Cocaine and Its Effects
- Increased heart rate
- Loss of appetite
- Erratic sleep
- Muscle spasms
- Higher body temperature
- Contraction of blood vessels
- Higher blood pressure
- Quicker breathing
- Intense energy
- Dilation of pupils
- Increased risk for heart disease
- Increased risk of cardiac arrest
- Sleep deprivation
- Damage of organs
- Deterioration of nasal tissue
- Weight loss
- Tooth decay
- Lower libido
- Increased tolerance
- Excessive stimulation
- Anxiety and nervousness
- Disorientation and confusion
- Loss of cognitive ability
- Mood swings
- Intense cravings
- Depressive symptoms
Cocaine Abuse Facts
Prevalence of Co-Morbidity
The National Institute on Drug Abuse reports that more than 50% of those who are addicted live with at least one other mental illness.
Drug Abuse in the Younger Demographics
- In a study of treatment patients aged 18-30, the TEDS Report states that 74% of the admissions started using while they were 17 or under.
- Around 10% had their first time under the age of 11.
Cocaine Dependence Across the United States
National Institute on Drug Abuse’s Monitoring the Future Study shows that approximately 1.4% of 8th graders, 2.6% of 10th graders, and 3.9% of 12th graders have used cocaine at least once.
Worldwide Dependence on Cocaine
The UNODC World Drug Report states that between 14-21 million people abuse cocaine all across the world.
Signs of Cocaine Use
A substance abuse disorder can have devastating impacts on a person’s mental, physical, and social well-being. However, spotting the symptoms of cocaine use is difficult unless you know what to look for.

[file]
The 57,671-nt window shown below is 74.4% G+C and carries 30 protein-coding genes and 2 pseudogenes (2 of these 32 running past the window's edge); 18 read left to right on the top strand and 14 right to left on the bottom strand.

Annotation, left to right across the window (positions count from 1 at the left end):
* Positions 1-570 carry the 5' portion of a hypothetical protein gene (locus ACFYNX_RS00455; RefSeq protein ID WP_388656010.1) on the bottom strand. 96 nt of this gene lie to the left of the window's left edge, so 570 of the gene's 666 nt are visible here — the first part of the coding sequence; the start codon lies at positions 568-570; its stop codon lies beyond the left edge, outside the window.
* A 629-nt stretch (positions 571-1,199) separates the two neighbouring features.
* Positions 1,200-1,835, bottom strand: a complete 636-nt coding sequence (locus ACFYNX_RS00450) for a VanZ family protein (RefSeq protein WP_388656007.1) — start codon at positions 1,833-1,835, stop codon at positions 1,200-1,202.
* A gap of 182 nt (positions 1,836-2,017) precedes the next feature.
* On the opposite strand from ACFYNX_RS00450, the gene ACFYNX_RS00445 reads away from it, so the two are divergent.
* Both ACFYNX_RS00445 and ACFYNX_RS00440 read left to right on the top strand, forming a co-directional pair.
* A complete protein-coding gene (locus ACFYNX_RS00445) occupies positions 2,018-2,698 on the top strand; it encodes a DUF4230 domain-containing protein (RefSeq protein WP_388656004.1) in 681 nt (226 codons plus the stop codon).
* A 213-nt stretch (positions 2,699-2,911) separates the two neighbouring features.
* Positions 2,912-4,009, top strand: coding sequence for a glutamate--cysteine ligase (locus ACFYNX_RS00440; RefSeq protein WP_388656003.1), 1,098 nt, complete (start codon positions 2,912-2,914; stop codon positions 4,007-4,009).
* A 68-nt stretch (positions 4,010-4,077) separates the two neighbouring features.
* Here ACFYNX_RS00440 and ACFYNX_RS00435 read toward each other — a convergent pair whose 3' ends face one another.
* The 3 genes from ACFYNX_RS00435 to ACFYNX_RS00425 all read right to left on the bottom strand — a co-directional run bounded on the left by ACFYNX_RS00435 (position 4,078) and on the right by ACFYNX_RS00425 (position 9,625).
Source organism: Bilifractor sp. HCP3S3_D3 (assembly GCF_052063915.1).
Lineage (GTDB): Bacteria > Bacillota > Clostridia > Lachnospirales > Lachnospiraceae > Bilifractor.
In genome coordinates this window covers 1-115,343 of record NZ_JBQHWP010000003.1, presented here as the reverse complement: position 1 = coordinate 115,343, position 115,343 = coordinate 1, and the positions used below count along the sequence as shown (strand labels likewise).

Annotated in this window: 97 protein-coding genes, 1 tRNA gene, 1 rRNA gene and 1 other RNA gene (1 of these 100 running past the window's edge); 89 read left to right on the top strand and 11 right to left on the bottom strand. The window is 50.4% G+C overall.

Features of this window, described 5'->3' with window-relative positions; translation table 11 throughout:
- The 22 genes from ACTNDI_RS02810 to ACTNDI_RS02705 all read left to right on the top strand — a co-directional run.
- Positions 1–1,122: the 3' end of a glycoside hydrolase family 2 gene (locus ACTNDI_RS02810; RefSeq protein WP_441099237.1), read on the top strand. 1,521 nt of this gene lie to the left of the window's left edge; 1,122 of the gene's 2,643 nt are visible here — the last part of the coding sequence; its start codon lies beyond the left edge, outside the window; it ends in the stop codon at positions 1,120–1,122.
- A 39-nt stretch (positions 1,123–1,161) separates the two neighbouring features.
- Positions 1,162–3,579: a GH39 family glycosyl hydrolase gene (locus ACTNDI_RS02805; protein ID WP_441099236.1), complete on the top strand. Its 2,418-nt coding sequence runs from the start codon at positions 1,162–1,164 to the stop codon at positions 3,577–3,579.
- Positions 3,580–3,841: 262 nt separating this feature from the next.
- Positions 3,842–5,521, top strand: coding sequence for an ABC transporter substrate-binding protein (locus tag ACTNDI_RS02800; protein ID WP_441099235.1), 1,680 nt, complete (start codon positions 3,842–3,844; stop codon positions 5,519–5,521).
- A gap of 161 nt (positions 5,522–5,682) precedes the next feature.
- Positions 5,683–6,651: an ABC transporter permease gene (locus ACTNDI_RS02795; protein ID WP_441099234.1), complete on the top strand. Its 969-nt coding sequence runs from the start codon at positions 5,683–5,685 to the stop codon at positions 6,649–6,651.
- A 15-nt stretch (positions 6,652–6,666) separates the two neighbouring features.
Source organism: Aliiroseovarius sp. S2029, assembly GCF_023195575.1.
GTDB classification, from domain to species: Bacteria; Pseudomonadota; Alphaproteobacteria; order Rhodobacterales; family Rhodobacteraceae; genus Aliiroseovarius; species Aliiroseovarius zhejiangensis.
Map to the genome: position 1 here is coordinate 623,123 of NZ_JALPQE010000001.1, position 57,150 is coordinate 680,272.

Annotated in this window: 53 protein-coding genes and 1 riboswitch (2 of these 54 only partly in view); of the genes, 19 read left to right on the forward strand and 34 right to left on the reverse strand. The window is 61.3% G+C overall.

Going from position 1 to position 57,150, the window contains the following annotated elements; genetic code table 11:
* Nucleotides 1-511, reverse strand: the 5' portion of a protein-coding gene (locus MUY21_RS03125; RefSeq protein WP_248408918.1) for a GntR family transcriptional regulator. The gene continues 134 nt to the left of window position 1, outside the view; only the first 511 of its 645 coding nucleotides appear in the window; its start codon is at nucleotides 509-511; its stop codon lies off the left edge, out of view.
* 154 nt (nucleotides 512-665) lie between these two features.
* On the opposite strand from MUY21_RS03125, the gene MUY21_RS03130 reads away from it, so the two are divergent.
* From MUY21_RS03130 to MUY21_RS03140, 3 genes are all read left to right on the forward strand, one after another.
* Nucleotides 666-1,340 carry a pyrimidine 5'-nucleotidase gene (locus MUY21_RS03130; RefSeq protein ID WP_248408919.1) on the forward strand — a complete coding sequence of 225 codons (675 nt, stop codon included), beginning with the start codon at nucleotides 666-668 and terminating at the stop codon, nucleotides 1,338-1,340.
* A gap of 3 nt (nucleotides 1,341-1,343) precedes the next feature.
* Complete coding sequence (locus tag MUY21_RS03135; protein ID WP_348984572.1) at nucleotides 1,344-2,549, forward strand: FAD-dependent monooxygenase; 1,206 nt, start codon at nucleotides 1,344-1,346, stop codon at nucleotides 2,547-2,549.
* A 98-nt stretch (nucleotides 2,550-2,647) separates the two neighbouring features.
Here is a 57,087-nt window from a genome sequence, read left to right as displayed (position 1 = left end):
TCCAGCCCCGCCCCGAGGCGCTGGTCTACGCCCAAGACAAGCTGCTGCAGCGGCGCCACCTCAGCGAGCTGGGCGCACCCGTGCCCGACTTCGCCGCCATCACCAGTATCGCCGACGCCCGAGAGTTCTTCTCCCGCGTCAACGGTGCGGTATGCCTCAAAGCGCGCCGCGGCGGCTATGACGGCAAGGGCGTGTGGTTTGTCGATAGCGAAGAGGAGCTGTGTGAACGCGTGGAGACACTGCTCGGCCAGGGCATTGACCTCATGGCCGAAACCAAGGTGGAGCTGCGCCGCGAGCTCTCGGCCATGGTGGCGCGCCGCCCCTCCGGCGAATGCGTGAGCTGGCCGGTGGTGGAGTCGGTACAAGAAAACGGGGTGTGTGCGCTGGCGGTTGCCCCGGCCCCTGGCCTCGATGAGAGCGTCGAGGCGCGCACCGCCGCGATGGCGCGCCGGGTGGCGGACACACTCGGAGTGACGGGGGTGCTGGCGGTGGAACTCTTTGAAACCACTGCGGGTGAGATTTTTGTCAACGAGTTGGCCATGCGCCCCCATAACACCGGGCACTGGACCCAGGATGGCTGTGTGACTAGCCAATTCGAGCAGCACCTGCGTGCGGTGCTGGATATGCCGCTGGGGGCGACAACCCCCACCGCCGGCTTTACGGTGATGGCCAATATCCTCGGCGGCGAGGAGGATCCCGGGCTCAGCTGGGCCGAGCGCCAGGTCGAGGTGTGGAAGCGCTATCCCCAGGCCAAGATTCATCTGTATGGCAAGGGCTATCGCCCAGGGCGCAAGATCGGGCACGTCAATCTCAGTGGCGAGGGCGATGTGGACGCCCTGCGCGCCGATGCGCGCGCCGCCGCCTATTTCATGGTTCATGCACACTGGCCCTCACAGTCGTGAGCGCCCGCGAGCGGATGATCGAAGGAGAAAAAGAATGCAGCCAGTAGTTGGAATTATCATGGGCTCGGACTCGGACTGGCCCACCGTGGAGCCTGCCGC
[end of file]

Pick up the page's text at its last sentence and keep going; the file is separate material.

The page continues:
- Dilated pupils
- Increased confidence
- Sudden nose bleeds
- Irritability and mood swings
- Poor sleeping patterns
- Disruptions in personal or social life
- Willingness to go to extreme lengths to acquire cocaine
- Increasing tolerance for consumption
- Increased dosage
- Consumption despite the negative impact on health
- Sudden unexplained disappearances
How to Help A Cocaine Addict
Who Is at Risk?
- Someone with a family history of drug abuse
- An addiction to alcohol, other drugs, or other intoxicants
- A pre-existing mental illness
The presence of one or more of these elements is likely to make someone more susceptible to developing a substance abuse disorder. However, developing an addiction is not dependent on either of these factors.
While you and your family may be assured of the addiction, the person who is addicted could be in denial of the problem. Additionally, even if they do recognize a problem, they may be hesitant about getting treatment.
According to the Association of Intervention Specialists, an intervention is effective when done in a positive, supportive, loving, and safe environment. Do remember to use an empathic, compassionate approach and refrain from accusations and blame.
Patience and Support
Living With a Cocaine Addiction
Treating a Cocaine Addiction
Types of Therapy
- Cognitive Behavioral Therapy (CBT)
- Dialectical Behavioral Therapy (DBT)
- Contingency Management
- Motivational Interviewing
- Rational Emotive Behavioral Therapy
- 12-Step Programs